The new business is busy, but it hasn’t grown as fast as GE would like. It turns out that many companies are skeptical about spending money on water when there is no urgent pressure — be it financial, governmental, or scarcity — to do so. “Customers aren’t feeling a cost for their water,” says Jeff Fulgham, chief marketing officer for GE Water, “so they’re reluctant to spend money to improve their situation.”


Every gallon of water we use has an economic value — the value of whatever we can actually do with that water, whether it’s brew our morning coffee, grow an acre of wheat, or make a microchip.

Yet in our homes, our schools, our companies and organizations, we typically behave as if the opposite were true. We act as if clean, on-demand water has zero economic value. Especially in the developed world, the value inherent in water is hidden under a cloak of invisibility. Although the water has indispensable usefulness, it rarely has a price.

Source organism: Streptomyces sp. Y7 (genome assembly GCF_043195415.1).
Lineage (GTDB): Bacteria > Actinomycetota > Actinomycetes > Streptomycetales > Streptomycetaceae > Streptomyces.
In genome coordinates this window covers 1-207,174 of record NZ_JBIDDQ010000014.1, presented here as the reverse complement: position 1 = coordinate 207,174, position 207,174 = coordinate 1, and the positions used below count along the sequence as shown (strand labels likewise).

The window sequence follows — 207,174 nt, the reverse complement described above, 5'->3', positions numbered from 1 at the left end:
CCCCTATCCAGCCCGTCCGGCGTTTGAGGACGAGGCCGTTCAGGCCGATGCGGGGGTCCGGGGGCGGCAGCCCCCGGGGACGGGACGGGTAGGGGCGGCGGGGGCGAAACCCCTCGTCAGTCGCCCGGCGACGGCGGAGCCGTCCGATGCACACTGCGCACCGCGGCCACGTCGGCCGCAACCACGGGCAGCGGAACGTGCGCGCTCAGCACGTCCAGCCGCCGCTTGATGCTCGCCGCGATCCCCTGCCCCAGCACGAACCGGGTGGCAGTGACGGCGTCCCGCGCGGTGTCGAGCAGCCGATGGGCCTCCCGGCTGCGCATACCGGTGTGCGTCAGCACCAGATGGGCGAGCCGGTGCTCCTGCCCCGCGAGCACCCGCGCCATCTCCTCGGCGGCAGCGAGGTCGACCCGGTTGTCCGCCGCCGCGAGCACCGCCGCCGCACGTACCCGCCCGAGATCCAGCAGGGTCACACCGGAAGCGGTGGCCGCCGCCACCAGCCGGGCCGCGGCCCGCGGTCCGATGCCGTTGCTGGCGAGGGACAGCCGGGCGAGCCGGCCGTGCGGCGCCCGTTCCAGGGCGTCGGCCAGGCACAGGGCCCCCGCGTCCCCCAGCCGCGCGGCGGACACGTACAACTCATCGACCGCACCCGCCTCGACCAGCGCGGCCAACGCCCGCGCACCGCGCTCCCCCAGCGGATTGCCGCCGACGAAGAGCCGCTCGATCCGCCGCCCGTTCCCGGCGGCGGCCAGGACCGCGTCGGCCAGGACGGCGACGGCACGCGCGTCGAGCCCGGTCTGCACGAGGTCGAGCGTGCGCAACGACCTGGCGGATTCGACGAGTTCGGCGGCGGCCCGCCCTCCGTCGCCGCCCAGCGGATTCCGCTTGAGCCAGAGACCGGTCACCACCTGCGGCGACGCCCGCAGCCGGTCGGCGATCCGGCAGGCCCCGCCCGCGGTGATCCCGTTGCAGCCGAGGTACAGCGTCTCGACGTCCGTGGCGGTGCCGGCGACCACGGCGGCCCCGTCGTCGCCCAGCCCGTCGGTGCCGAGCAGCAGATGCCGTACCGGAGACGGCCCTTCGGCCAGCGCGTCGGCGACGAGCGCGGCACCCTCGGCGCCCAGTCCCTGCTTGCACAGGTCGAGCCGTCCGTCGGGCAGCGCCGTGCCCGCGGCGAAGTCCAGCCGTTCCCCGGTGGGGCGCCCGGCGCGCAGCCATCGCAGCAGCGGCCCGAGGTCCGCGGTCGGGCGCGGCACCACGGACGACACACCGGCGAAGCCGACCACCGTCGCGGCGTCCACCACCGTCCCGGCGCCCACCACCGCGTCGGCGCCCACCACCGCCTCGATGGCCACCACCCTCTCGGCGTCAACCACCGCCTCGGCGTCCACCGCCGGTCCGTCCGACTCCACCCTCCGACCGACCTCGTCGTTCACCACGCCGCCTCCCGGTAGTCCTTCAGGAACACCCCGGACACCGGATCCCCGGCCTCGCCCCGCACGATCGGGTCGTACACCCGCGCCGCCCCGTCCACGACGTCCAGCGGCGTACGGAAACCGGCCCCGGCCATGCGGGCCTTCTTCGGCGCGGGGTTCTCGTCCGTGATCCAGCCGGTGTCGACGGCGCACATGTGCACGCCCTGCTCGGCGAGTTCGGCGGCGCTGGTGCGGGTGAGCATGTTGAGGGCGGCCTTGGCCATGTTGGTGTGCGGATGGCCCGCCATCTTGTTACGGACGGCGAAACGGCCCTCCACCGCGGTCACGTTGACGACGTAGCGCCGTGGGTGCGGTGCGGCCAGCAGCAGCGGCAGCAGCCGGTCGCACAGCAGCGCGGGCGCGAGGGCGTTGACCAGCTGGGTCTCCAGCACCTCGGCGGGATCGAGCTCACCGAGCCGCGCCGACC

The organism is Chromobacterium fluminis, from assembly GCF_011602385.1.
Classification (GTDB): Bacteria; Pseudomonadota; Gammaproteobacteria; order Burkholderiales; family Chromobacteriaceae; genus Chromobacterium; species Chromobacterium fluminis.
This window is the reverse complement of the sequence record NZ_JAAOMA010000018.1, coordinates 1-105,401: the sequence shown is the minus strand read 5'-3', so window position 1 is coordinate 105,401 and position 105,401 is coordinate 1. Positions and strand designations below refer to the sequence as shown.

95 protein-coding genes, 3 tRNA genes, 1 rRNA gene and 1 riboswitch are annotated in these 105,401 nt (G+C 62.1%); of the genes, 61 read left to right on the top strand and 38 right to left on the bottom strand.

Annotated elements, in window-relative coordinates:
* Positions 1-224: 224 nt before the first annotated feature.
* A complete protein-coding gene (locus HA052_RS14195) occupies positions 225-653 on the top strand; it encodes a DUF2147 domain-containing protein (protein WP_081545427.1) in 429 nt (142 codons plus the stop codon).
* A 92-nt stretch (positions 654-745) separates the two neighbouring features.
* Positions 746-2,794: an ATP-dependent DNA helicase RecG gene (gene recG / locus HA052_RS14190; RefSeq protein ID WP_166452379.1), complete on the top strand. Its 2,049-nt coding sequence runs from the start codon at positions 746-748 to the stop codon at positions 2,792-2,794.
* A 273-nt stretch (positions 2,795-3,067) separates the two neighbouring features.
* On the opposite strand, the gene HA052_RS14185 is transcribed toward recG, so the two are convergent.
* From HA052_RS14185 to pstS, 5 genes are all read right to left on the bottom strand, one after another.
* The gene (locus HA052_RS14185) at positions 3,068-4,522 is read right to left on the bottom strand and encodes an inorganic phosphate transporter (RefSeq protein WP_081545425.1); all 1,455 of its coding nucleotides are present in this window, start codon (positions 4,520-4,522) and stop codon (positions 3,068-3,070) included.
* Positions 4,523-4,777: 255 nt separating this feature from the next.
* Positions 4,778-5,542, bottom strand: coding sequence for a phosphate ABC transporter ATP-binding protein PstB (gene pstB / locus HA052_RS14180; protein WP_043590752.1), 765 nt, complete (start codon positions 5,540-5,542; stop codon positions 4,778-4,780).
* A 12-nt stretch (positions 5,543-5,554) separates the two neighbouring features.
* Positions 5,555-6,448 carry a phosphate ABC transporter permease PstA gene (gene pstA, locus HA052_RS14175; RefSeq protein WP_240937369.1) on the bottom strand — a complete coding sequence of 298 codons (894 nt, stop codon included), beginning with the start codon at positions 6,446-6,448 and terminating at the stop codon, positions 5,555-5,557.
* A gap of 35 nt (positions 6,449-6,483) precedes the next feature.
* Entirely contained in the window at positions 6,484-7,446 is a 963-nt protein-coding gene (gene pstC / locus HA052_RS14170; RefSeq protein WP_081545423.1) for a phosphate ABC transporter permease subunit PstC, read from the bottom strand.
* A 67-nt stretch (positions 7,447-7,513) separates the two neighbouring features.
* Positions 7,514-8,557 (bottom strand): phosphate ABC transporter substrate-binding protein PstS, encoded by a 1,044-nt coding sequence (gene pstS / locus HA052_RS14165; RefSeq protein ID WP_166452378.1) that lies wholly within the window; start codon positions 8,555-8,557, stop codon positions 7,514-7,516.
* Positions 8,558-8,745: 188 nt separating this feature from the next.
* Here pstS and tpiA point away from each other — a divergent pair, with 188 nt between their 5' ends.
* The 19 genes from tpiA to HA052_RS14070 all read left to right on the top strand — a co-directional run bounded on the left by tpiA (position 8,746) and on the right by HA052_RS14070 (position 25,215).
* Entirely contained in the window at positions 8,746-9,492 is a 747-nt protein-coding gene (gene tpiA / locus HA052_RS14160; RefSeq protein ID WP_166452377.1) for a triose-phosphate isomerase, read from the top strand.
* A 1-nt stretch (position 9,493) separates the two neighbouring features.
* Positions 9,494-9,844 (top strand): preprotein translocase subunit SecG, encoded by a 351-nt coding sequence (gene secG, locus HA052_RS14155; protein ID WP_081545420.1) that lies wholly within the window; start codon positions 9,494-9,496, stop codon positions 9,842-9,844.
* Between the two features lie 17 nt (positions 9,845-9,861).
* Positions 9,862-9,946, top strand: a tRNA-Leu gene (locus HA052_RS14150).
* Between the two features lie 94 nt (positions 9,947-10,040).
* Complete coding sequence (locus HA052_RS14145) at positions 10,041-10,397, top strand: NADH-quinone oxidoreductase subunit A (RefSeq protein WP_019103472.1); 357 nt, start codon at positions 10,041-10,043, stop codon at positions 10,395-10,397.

What’s often oddly missing from the conversation about the business of water is the price of the water itself. The companies that are taking water seriously today have something at risk — their inability to function without reliable water, or their reputation if they squander or damage local supplies. Some see an opportunity in persuading other businesses to try to understand their water risk.

What is so striking is that businesses that start to take the economic value of water seriously immediately start to use it and think about it differently.